American Christians are just not exactly the same as “Christians.” That’s a sweeping generalization that I know is not true in some cases. There are plenty of exceptions I’m sure. But by in large, Christianity in America is light-years away from the first century church described in the New Testament.
Our churches have been affected by the culture. We live in this culture, there is no way to live and operate completely independent of it, and I realize that. We run television commercials advertising our church services, and put up huge billboards with beautiful people on them to attract visitors. Huge churches are ran like corporations, because that’s what the church leaders know how to do. There is a whole argument to be made for the church being “culturally relevant,” but sometimes we end up doing some wacky things by New Testament standards.
Only in America do Christian churches have a Starbucks in the vestibule (or foyer, if you must). Some churches put the profits of selling coffee into mission projects, but still, only here can you buy a $4 cup of Joe on the way to Sunday School. Only in America would we build something like the Crystal Cathedral, or purchase the Compaq Center in Houston, TX to turn it into a church sanctuary. Only in America do we sit in front of congregations on solid gold thrones (TBN). Only in America does the band play for 30 minutes, and then a “worship leader” deliver a short devotional and call it a sermon. American Christians will spend millions of dollars adding on to a building, while thousands of children die annually from simply not having clean drinking water.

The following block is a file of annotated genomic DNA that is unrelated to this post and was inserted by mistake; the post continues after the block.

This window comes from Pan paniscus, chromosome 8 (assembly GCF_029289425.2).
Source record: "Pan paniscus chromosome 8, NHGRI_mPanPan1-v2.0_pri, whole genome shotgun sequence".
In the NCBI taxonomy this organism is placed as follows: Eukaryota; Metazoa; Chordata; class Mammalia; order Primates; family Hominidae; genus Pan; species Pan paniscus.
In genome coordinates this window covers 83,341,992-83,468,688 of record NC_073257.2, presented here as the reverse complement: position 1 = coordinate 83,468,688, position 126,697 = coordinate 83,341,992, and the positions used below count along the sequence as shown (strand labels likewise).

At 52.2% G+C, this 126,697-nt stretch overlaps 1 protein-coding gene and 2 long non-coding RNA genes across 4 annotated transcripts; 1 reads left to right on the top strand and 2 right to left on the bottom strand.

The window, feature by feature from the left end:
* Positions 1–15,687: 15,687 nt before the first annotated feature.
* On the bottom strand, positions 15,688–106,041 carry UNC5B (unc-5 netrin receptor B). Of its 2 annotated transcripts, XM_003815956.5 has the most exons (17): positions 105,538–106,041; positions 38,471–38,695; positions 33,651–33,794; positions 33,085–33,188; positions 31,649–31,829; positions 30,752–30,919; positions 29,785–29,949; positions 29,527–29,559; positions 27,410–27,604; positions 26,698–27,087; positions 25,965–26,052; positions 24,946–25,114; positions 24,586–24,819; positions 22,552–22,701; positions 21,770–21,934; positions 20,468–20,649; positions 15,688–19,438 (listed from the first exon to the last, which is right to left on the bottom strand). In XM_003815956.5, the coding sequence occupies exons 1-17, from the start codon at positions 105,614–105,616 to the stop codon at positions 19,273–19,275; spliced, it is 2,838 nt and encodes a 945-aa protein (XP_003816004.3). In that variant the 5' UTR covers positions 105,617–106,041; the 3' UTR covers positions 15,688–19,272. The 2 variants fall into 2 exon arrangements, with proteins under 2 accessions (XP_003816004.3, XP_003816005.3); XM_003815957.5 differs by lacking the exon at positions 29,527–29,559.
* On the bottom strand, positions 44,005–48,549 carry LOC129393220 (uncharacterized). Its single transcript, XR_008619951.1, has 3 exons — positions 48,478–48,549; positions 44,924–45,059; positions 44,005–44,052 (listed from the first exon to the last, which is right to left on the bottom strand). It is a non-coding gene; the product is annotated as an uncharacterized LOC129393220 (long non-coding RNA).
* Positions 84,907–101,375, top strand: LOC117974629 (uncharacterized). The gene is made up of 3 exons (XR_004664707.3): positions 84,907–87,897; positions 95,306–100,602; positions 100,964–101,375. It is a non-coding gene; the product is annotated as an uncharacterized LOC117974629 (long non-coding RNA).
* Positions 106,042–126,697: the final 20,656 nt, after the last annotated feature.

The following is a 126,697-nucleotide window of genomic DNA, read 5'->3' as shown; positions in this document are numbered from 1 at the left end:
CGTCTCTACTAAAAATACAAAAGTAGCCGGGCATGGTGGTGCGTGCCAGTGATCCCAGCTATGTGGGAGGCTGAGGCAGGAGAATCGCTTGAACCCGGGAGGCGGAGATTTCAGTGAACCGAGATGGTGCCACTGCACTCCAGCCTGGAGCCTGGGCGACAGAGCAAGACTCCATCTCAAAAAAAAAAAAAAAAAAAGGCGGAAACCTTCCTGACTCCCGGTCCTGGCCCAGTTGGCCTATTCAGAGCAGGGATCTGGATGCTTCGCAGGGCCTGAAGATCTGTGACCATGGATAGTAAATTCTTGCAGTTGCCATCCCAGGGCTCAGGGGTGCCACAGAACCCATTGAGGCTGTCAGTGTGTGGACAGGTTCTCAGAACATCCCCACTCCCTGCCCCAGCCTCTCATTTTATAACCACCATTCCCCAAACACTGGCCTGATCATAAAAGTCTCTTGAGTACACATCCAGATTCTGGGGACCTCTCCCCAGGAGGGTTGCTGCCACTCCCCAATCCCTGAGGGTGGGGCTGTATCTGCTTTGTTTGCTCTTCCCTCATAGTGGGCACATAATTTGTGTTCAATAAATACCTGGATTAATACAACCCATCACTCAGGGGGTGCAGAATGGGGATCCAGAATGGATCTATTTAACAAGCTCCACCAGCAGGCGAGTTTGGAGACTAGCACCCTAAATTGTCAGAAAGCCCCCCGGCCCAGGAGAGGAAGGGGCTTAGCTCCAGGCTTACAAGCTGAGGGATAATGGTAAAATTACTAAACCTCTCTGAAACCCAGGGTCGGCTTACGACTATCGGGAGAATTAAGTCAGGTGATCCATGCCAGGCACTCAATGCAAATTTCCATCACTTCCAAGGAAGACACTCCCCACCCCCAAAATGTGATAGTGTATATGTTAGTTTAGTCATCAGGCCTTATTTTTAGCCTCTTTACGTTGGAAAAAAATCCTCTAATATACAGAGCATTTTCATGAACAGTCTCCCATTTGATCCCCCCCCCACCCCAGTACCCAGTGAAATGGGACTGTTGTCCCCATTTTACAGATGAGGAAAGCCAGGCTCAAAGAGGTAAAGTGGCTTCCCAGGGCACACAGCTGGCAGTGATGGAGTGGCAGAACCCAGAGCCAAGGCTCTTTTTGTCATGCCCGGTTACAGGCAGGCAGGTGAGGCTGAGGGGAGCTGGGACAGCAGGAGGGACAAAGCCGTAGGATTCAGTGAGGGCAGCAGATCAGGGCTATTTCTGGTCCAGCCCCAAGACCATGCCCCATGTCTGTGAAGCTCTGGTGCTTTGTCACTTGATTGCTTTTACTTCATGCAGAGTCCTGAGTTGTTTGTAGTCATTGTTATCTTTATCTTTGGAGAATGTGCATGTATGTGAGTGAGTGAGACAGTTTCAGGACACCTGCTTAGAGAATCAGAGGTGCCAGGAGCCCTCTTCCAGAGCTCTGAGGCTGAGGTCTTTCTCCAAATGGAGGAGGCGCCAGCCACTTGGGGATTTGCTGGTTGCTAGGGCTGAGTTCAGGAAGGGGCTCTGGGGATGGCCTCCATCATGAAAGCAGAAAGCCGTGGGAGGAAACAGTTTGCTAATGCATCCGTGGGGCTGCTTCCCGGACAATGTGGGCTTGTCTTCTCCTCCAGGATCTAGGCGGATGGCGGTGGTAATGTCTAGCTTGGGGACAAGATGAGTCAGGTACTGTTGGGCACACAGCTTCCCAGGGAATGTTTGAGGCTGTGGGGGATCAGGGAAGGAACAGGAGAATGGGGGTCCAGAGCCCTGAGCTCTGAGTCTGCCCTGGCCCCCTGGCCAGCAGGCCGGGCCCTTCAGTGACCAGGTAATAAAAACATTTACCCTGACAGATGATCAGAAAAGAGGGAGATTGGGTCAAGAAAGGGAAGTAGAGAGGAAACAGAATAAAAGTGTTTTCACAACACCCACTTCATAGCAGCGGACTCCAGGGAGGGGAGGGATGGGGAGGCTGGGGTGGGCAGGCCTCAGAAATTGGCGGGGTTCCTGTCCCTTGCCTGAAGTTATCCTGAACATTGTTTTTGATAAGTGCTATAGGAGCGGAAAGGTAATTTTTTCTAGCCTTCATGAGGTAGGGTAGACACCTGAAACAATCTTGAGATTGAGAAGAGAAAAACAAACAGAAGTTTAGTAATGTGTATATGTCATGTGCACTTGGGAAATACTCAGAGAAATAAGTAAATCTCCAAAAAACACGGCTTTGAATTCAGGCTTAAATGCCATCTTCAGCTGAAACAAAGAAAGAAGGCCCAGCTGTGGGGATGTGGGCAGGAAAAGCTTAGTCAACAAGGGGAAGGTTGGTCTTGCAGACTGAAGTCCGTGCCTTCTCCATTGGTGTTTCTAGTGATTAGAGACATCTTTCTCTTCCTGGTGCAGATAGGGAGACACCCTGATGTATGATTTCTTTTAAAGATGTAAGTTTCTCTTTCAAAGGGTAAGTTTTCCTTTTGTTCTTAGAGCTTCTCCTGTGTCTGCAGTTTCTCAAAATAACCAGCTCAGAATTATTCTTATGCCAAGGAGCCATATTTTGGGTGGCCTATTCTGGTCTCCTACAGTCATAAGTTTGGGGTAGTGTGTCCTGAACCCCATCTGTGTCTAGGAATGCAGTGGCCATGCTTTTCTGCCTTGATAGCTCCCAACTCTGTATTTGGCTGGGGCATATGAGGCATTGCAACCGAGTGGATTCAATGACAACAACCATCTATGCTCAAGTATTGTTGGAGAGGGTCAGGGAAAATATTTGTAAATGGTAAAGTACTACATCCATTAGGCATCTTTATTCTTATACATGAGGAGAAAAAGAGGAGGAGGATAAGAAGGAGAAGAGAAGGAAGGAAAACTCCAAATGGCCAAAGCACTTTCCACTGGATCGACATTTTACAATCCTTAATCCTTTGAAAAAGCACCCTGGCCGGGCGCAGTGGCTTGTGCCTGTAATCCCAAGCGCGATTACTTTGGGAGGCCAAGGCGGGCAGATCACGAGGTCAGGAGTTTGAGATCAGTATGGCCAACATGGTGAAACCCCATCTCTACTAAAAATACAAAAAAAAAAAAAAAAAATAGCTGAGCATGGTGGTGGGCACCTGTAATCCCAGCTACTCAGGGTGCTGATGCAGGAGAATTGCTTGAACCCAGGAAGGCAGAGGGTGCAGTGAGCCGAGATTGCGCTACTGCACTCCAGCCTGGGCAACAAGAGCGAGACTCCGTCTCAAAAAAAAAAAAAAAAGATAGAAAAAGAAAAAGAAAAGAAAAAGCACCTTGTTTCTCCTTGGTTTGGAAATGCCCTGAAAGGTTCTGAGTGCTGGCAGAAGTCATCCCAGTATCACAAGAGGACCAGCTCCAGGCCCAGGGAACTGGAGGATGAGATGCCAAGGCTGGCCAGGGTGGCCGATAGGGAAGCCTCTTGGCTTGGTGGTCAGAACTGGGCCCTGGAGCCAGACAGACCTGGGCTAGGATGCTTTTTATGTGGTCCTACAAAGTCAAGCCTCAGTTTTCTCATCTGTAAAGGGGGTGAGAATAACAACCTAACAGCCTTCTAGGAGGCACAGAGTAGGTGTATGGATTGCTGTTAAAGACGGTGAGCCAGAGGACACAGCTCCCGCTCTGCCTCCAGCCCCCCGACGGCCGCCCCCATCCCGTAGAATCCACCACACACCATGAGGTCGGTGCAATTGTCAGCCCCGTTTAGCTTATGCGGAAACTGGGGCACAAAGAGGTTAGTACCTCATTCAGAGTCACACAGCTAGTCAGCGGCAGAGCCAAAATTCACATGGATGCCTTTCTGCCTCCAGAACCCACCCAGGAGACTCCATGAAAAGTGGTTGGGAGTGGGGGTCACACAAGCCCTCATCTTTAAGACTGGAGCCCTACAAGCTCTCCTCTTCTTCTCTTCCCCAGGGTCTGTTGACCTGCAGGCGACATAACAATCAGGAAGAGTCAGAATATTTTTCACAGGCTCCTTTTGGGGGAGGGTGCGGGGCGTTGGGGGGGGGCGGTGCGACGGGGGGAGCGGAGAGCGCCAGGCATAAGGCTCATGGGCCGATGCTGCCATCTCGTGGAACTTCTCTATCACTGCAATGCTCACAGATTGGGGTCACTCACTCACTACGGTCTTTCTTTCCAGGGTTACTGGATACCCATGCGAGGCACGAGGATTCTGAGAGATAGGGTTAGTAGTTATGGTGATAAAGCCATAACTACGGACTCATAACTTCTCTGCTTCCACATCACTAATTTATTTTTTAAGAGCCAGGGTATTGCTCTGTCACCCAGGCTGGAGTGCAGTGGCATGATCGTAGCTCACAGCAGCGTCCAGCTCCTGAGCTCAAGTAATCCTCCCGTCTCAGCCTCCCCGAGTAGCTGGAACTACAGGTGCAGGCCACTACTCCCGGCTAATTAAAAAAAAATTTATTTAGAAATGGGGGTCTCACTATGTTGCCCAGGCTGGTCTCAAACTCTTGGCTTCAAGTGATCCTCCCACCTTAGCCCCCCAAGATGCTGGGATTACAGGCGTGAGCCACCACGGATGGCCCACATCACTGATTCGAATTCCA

How many churches do you know of that raise money to send kids on mission trips? What about international mission trips? It costs thousands of dollars to send each person over seas for two weeks to hand out tracks and come back with a t-shirt, so they can feel like they have impacted the world for Jesus first hand. A local pastor in India could run his entire church for a year for a fraction of that amount. A youth pastor will spend $200 to feed our kids pizza on a Saturday night without blinking an eye, but can’t send $1 a day to feed children starving in Africa. I just don’t see Paul telling Timothy doing it like that.
Our culture is wasteful. That’s just part of the American way of life. But it’s a double-wammy when our American Christians are wasteful of the resources we’ve been given. “To whom much is given, much will be required.” (Luke 12:48) We have been given much; very much. What does God require?